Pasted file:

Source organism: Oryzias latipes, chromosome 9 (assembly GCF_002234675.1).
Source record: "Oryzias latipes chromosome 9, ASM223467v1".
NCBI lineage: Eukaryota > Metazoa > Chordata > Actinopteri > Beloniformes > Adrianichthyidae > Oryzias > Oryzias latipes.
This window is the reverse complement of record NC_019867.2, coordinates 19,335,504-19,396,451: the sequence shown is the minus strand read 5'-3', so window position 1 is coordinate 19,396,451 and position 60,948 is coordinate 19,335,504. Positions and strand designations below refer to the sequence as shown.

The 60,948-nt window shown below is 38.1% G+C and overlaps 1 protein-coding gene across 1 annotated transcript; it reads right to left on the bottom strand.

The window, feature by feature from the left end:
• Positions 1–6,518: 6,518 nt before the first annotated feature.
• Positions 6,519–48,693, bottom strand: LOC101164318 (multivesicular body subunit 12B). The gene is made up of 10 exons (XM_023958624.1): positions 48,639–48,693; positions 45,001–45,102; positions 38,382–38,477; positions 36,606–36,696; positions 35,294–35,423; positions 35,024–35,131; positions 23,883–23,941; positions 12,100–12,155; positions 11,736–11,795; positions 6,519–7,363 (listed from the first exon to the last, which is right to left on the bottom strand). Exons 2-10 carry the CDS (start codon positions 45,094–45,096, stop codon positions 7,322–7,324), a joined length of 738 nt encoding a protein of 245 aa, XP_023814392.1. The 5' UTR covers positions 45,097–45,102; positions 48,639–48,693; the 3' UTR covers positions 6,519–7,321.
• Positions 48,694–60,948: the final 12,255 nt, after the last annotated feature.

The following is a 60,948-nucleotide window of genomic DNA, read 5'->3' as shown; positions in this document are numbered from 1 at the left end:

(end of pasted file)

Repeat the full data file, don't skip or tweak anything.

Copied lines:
Source organism: Oryzias latipes, chromosome 9 (assembly GCF_002234675.1).
Source record: "Oryzias latipes chromosome 9, ASM223467v1".
NCBI lineage: Eukaryota > Metazoa > Chordata > Actinopteri > Beloniformes > Adrianichthyidae > Oryzias > Oryzias latipes.
This window is the reverse complement of record NC_019867.2, coordinates 19,335,504-19,396,451: the sequence shown is the minus strand read 5'-3', so window position 1 is coordinate 19,396,451 and position 60,948 is coordinate 19,335,504. Positions and strand designations below refer to the sequence as shown.

The 60,948-nt window shown below is 38.1% G+C and overlaps 1 protein-coding gene across 1 annotated transcript; it reads right to left on the bottom strand.

The window, feature by feature from the left end:
• Positions 1–6,518: 6,518 nt before the first annotated feature.
• Positions 6,519–48,693, bottom strand: LOC101164318 (multivesicular body subunit 12B). The gene is made up of 10 exons (XM_023958624.1): positions 48,639–48,693; positions 45,001–45,102; positions 38,382–38,477; positions 36,606–36,696; positions 35,294–35,423; positions 35,024–35,131; positions 23,883–23,941; positions 12,100–12,155; positions 11,736–11,795; positions 6,519–7,363 (listed from the first exon to the last, which is right to left on the bottom strand). Exons 2-10 carry the CDS (start codon positions 45,094–45,096, stop codon positions 7,322–7,324), a joined length of 738 nt encoding a protein of 245 aa, XP_023814392.1. The 5' UTR covers positions 45,097–45,102; positions 48,639–48,693; the 3' UTR covers positions 6,519–7,321.
• Positions 48,694–60,948: the final 12,255 nt, after the last annotated feature.

The following is a 60,948-nucleotide window of genomic DNA, read 5'->3' as shown; positions in this document are numbered from 1 at the left end: